- What: The Proposal
- Who: Jasmine Guillory
- Pages: 325, soft cover
- Genres: Contemporary fiction and chick lit
- Published: 2018
- The lit: of 5 flame
Sometimes you need a pick-me-up. In July and August, I read some great books (see here, here, and here), but there was a lot of death and sadness. It was prime-time summer reading mode, so why was I depressing myself before Labor Day? I desperately needed and wanted something fun, fast, and maybe even a little sexy (not too different from what our main characters in this review desire).
Insert The Proposal: the perfect remedy for summertime blues.
Yes, it’s classic chick lit: Boy meets girl; they have a fun fling; and you fly through their whirlwind romance with many laughs.
But Jasmine Guillory also gives us realistic sex scenes, some very tasty meals (I was craving tacos for days), cultural awareness and diversity, and zero eye-rolling over clichés. This is more than your typical summer beach read. To put it simply, it’s a really good book, of which I thoroughly enjoyed every page. Sometimes that’s all you need in a recommendation, especially in the steamy months of summer.
(And don’t read too much into this title; I have so many ideas now that T.Swift has new music.)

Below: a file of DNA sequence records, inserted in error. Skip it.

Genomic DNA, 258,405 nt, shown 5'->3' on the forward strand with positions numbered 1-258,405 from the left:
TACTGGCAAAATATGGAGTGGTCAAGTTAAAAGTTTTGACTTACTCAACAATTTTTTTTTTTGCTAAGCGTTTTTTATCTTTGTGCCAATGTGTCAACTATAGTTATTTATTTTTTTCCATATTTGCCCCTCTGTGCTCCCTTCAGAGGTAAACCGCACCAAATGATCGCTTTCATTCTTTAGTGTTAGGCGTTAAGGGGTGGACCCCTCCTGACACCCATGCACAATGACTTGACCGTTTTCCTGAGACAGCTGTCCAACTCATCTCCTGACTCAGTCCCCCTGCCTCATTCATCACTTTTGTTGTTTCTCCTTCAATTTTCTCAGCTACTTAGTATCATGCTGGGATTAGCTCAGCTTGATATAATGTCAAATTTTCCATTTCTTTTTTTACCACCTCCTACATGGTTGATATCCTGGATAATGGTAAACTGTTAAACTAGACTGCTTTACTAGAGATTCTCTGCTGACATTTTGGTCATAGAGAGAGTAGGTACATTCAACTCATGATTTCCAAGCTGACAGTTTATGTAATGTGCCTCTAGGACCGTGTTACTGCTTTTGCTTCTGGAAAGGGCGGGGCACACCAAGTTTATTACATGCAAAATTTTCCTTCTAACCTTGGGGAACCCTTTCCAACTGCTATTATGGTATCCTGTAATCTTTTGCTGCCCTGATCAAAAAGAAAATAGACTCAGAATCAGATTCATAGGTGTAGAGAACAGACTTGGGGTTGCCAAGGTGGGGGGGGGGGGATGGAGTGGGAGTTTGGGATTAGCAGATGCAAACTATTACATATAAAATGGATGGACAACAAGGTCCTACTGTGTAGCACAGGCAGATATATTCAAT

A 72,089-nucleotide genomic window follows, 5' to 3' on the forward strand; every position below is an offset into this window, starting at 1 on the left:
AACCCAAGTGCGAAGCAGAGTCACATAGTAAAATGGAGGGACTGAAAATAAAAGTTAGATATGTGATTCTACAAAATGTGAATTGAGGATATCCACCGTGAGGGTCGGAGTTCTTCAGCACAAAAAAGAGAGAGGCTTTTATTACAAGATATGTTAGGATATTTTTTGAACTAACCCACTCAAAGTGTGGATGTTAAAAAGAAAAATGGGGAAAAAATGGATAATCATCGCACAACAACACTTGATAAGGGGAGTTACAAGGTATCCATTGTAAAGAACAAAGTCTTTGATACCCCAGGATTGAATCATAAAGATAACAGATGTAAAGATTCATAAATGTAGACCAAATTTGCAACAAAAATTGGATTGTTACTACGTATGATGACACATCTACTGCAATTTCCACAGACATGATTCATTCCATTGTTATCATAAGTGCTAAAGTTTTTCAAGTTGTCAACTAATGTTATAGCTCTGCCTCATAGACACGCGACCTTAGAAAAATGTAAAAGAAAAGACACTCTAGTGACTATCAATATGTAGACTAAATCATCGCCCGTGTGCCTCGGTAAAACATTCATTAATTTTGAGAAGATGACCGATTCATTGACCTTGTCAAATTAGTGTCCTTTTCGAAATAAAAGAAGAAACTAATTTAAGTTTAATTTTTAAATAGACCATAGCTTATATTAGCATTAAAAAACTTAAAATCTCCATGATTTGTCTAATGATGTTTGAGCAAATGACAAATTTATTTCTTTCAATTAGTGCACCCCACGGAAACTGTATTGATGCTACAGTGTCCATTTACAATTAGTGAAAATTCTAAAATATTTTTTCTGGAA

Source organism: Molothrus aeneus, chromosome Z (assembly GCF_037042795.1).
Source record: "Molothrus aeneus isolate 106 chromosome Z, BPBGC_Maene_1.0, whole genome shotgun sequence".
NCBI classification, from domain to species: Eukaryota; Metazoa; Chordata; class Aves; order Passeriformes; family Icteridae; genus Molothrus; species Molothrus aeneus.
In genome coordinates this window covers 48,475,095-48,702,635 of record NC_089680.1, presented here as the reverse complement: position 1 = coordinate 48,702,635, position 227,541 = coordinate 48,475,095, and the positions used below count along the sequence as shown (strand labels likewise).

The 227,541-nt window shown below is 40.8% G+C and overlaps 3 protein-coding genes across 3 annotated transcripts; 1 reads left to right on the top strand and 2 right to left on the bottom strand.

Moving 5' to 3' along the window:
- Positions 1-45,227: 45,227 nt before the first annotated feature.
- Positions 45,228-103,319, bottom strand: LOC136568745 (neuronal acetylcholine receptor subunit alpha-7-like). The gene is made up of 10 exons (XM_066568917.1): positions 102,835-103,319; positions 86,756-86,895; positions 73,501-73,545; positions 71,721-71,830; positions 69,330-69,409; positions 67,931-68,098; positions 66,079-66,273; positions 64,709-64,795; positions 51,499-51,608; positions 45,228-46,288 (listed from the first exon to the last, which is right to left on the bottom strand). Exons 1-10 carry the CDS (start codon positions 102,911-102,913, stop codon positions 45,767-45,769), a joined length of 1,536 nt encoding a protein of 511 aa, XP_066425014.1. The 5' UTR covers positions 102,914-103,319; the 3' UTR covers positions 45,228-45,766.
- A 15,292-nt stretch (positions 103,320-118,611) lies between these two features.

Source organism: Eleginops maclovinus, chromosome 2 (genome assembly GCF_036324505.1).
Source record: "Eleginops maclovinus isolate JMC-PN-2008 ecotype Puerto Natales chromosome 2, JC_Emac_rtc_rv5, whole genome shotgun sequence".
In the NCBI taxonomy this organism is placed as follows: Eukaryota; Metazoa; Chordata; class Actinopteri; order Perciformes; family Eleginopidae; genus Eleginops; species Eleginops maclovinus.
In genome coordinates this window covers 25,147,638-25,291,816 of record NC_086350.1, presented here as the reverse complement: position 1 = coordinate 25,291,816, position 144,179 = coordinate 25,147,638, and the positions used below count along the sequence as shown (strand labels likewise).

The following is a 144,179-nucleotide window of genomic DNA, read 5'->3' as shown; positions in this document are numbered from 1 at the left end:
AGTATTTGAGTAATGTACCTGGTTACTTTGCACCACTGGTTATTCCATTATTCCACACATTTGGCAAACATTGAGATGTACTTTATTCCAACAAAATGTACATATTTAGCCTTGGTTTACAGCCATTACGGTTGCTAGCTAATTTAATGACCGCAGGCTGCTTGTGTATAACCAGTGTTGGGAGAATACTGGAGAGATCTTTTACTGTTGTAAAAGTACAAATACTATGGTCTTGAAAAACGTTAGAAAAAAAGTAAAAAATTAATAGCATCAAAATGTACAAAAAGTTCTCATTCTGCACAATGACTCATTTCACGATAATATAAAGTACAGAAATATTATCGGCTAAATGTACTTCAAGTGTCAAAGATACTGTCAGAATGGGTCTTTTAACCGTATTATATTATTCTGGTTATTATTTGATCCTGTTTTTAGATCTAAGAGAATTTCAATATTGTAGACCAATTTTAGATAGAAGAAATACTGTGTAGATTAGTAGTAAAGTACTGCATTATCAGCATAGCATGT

You know those annoying movies and TV shows: the ones where no words have to be spoken or facial gestures have to be made, not even one little eyebrow kink or twitch of the lips. It’s just one glance between two people, and it says it all.
Well, it’s supposed to tell all, but as a viewer and a realist, you’re calling the bluff. To us, it’s a straight-up poker face.
I kept coming back to this ineffective visual while reading Rebecca Serle’s The Dinner List. Too much of this book contains those unspoken moments that must mean something to the characters but leave us outsiders blinded. A lot is left unsaid and poorly hinted at in the book until it quickly comes to an end. It’s as if we’re expected to read the characters’ minds and predict what’s coming without any type of foreshadowing. There’s something to be said about a book in which you can literally read through the lines. You can’t do that with The Dinner List, and even though it’s been praised by celebs and friends alike, it frustrated me more than thrilled.
You know the ole saying, “[Insert model name] could make a potato sack look good.” The same thing applies to literature. The oddest and most boring plots can be sexy if they’re accompanied by solid writing. The opposite is also true though, and the sexiest ideas can come across as “meh” when coupled with inadequate writing.
That’s where Michelle Miller’s mix of Silicon Valley and Wall Street has a problem. The Underwriting has a certain seduction that powers you to the finish (despite a painfully slow start) because there is so much talk (as well as the act and thinking) of sex, as well as a lot of cash money. But something’s amiss. The writing lacks vigor that’s a disappointment to a rather interesting and original plot and some provocative topics.